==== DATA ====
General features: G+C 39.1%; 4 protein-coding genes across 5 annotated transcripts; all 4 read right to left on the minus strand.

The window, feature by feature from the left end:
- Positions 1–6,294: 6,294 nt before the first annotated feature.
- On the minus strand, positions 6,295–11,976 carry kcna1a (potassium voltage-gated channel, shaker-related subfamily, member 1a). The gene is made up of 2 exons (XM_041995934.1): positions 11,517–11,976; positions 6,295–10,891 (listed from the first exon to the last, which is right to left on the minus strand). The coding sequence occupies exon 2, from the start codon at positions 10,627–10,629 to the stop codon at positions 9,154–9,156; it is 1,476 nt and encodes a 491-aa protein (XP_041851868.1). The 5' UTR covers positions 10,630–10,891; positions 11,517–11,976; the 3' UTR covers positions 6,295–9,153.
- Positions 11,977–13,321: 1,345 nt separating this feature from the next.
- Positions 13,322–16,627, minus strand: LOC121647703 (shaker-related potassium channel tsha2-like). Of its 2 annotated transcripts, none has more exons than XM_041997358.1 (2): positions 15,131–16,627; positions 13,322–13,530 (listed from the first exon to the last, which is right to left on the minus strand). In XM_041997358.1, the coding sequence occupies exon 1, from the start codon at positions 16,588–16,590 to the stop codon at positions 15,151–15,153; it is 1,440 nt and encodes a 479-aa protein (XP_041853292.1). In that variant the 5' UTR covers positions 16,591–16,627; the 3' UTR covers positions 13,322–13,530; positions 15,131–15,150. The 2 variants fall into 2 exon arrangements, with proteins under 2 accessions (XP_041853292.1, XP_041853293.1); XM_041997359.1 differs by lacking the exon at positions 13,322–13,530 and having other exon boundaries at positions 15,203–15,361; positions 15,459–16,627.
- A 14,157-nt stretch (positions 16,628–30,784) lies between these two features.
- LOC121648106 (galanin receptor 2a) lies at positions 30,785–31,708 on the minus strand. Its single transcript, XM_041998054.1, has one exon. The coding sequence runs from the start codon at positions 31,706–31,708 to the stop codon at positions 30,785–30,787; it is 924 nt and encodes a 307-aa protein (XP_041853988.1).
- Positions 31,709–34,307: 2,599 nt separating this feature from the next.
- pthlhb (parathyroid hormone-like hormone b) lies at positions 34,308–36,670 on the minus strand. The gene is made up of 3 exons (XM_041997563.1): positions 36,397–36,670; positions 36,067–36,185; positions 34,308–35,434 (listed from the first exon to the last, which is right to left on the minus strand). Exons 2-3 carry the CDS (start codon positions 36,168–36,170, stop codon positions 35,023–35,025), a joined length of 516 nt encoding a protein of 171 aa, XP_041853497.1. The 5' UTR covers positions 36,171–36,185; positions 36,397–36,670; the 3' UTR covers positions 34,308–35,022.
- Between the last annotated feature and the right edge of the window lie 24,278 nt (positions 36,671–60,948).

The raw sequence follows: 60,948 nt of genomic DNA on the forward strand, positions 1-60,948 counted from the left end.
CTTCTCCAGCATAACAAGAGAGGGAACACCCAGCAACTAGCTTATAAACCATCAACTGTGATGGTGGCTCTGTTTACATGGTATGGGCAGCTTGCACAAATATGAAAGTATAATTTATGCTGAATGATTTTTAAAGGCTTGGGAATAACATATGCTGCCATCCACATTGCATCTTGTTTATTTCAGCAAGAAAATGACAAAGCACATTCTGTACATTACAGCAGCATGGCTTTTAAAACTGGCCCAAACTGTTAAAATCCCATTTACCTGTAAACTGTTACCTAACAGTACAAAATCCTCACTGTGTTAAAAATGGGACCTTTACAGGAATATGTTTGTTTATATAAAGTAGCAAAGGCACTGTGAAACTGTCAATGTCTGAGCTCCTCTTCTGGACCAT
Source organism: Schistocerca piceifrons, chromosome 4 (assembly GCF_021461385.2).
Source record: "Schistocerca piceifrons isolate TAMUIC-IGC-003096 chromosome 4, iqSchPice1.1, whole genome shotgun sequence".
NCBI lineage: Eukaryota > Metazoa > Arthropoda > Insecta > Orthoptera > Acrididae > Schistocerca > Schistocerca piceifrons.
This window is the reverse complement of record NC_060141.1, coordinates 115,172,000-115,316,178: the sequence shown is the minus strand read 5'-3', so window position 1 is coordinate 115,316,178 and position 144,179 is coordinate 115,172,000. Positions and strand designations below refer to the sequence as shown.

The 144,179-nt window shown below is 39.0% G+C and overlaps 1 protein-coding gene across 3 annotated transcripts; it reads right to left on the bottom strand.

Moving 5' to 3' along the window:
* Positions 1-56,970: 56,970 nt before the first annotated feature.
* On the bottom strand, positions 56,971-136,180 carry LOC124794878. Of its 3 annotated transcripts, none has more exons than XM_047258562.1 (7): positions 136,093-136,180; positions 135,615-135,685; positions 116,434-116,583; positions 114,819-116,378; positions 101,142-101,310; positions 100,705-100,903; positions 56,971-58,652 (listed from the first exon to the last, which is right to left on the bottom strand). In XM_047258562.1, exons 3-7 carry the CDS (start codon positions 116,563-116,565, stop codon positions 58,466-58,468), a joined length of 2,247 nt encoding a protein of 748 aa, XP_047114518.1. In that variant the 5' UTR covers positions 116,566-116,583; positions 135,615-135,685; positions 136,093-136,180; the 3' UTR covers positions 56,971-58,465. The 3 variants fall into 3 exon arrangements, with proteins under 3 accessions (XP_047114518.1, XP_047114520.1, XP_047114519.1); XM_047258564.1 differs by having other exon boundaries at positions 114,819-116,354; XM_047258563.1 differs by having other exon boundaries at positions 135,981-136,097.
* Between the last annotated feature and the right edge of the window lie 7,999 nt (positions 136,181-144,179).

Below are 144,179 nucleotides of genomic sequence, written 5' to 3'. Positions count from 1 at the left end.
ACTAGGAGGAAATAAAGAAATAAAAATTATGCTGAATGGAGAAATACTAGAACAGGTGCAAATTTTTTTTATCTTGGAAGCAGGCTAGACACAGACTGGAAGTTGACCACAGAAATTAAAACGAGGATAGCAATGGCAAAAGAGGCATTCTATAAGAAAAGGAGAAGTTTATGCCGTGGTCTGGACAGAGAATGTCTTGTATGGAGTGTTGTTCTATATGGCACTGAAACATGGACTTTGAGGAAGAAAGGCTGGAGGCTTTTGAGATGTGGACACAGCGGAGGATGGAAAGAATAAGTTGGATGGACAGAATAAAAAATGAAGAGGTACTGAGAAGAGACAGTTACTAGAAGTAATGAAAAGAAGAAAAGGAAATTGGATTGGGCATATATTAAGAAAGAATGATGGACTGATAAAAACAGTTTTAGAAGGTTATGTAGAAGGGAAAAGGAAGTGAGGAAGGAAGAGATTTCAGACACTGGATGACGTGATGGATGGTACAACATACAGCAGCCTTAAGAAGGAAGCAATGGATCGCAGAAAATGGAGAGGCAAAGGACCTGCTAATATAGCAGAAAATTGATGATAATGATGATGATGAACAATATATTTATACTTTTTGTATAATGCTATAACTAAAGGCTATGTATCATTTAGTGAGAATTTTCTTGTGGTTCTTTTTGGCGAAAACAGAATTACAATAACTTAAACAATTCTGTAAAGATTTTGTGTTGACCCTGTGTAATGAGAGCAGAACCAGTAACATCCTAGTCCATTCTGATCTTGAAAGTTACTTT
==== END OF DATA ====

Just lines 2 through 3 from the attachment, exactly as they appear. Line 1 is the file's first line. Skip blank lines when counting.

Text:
The window, feature by feature from the left end:
- Positions 1–6,294: 6,294 nt before the first annotated feature.